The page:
The U.S. Court of Appeals for the District of Columbia ruled recently that the structure of the Consumer Financial Protection Bureau (CFPB) is unconstitutional. However, rather than shut it down, the court ordered it to be restructured in order to conform to similar government agencies. While Congress continues to debate the bureau’s future and its leadership, the court decision read that "the CFPB will continue to operate and perform its many critical responsibilities, albeit under the ultimate supervision and direction of the president.”
The lawsuit that resulted in this ruling was brought by single-family mortgage lender PHH, which contended that CFPB Director Richard Cordray overstepped his duties when he increased a fine levied against the lender from $6.4 million to $109.2 million. The unanimous ruling by the court in favor of PHH set aside the entire fine. A split vote by the court ruled that the management and oversight structure of the bureau was unconstitutional.
Importantly, the CFPB promulgates regulations that have the ability to impact the multifamily industry. The bureau recently released rules on data security enforcement and how credit agencies are able to collect debt. For this reason, NMHC and NAA remain very interested in CFPB’s authority.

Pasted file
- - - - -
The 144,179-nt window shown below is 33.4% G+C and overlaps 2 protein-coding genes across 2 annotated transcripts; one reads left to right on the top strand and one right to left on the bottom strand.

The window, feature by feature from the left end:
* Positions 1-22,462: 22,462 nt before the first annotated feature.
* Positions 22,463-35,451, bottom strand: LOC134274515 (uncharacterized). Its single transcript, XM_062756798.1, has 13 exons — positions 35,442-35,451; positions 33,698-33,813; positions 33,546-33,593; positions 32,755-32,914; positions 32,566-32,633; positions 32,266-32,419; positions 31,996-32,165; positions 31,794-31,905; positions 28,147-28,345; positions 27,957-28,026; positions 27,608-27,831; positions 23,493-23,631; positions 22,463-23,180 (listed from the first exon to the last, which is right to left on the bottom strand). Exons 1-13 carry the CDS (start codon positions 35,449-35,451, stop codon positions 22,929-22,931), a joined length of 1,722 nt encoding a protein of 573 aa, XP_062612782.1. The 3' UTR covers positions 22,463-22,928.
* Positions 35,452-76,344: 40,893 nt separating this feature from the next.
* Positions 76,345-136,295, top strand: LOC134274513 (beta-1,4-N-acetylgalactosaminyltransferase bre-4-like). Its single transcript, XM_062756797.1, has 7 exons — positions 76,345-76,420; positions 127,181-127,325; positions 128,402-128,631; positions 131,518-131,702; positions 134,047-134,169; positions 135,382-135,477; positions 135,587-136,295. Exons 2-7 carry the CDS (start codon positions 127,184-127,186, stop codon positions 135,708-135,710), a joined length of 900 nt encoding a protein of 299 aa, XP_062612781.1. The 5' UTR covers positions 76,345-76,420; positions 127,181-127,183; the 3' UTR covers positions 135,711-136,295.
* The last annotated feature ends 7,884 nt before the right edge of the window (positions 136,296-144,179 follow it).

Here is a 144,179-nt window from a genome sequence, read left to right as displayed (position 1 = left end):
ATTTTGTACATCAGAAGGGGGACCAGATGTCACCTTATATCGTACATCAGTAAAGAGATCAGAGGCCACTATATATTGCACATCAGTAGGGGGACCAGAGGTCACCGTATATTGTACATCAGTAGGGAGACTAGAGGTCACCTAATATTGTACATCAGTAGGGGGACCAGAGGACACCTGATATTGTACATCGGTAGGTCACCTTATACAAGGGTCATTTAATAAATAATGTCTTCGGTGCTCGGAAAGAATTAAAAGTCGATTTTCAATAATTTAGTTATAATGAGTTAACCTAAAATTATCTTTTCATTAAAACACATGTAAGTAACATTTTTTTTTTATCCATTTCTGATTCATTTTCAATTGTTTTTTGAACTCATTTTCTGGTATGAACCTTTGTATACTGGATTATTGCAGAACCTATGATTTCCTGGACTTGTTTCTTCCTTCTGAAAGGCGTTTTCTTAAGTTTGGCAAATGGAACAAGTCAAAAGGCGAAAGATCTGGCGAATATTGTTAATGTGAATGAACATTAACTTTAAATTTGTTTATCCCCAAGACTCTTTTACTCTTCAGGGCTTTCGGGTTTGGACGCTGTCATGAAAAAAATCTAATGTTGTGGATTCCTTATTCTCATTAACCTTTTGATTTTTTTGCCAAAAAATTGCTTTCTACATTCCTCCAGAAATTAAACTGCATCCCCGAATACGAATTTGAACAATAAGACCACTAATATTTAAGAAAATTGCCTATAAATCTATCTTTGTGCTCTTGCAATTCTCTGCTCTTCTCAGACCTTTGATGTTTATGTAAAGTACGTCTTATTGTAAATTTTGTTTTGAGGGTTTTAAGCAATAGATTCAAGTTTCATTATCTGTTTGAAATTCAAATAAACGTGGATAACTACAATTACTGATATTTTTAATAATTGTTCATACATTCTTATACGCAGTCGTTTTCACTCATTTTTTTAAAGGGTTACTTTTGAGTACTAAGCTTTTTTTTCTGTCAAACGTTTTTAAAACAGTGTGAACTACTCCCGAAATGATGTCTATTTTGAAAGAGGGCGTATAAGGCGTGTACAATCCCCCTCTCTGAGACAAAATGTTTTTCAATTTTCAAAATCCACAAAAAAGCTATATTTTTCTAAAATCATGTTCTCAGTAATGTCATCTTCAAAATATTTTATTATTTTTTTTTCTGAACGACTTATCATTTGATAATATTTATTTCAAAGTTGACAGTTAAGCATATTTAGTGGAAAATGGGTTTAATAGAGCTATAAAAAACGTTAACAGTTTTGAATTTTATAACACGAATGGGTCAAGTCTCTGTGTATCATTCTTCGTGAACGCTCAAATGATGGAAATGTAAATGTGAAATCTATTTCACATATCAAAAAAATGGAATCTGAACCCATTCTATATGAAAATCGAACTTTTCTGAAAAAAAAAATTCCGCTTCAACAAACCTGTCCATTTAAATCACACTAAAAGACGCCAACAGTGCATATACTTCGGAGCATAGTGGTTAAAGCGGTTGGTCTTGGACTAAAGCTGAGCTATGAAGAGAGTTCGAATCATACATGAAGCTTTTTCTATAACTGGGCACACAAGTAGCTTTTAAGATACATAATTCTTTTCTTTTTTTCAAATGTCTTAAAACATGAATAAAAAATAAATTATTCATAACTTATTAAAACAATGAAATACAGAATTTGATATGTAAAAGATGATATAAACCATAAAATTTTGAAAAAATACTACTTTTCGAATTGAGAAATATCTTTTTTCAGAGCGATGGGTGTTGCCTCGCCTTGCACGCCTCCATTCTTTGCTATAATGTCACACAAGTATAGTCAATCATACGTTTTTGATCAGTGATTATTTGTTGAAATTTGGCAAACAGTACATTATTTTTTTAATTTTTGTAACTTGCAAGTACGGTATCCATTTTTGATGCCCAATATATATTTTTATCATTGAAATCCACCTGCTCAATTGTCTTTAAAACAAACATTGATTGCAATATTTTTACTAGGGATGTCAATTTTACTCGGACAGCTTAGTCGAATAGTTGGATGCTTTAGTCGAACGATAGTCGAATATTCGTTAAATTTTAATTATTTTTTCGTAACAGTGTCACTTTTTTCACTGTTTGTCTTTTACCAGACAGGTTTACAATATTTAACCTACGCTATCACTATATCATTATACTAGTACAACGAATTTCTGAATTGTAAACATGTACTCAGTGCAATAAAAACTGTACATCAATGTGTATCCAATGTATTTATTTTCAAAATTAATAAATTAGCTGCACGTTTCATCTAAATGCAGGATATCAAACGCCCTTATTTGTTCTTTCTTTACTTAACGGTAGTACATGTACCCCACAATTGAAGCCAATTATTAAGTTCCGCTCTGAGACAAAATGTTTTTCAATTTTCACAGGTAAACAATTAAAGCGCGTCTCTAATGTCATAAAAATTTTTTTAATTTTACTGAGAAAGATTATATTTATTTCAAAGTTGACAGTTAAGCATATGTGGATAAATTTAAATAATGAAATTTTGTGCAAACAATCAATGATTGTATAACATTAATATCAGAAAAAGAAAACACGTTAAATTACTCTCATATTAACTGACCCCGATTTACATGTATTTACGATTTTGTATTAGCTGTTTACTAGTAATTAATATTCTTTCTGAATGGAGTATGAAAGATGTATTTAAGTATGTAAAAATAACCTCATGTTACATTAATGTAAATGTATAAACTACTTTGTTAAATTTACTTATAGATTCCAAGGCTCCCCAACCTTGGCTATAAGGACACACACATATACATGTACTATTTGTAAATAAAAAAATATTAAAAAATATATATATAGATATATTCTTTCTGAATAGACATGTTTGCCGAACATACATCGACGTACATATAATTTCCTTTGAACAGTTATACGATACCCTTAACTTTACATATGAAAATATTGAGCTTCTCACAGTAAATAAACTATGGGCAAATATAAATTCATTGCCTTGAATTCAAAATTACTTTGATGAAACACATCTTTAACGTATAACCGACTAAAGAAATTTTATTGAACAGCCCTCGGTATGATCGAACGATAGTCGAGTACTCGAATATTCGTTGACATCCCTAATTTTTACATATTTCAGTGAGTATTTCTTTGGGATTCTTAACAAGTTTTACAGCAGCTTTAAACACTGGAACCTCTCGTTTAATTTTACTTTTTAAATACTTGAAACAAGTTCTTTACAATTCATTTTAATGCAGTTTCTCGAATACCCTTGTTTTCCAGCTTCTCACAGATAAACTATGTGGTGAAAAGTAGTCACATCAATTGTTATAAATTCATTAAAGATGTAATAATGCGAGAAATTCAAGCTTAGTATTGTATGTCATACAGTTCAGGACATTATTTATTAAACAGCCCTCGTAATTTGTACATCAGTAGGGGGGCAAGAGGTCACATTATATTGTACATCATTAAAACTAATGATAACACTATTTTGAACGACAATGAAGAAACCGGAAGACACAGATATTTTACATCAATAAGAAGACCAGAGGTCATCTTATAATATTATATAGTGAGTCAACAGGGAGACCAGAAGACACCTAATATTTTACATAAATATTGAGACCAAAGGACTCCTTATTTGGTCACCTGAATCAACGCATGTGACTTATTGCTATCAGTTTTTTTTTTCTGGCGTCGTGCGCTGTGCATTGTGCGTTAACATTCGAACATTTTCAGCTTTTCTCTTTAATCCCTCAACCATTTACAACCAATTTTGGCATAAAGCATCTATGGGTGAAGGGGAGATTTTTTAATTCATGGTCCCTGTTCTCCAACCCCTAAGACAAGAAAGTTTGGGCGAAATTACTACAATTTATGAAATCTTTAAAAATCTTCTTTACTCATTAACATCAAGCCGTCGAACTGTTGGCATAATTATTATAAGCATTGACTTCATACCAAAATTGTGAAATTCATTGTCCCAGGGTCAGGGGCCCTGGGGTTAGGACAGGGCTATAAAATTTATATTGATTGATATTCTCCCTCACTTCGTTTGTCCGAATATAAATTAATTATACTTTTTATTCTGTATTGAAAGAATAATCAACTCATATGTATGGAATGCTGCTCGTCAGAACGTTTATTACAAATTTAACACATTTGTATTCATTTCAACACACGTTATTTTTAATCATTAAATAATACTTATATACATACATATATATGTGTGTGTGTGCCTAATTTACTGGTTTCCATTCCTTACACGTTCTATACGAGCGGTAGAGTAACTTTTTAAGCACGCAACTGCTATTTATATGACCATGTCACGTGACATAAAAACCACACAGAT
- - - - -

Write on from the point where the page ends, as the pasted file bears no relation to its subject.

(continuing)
Established as part of the Dodd-Frank Wall Street Reform and Consumer Protection Act passed by Congress and signed by President Obama in 2010, the CFPB’s goal is to watch out for consumers harmed by the financial practices of businesses.
More on the Ruling
The court found fault in the fact that the bureau is run by a single director who cannot be removed, unless by cause, by Congress or the president. As a result, the decision from the DC appeals court would reduce the CFPB’s independence, empowering the White House to more directly supervise the bureau and remove its director without cause.
This is in contrast to the current arrangement where the director’s five-year term is intended to outlast that of the president’s. The new setup would be more in line with other government agencies that have a single head, yet report directly to the sitting president.
While this decision is a setback for supporters of the CFPB, including President Obama, it will be appealed and, some argue, could be fixed with a small tweak to existing law. The structural changes requested will not move forward until the appeals process is complete.
As detailed above, even if the order stands the agency will continue to function much like it has to date. But the bureau’s director will likely serve at the behest of the Administration that is in office.
NMHC/NAA will continue to monitor this ruling, and the appeal, and will report if any changes impact our members.
- House Financial Services Committee Holds Oversight Hearing of Credit Bureaus
- Letter to House Financial Services Committee Regarding the Comprehensive Consumer Credit Reporting Reform Act of 2019
- FHFA Redirects Credit Scoring Model Initiative
- NMHC/NAA Weigh in on Behalf of Renters Calling for Expanded Credit Scoring Models
- NMHC/NAA Senate Banking Letter Regarding Credit Reporting Hearing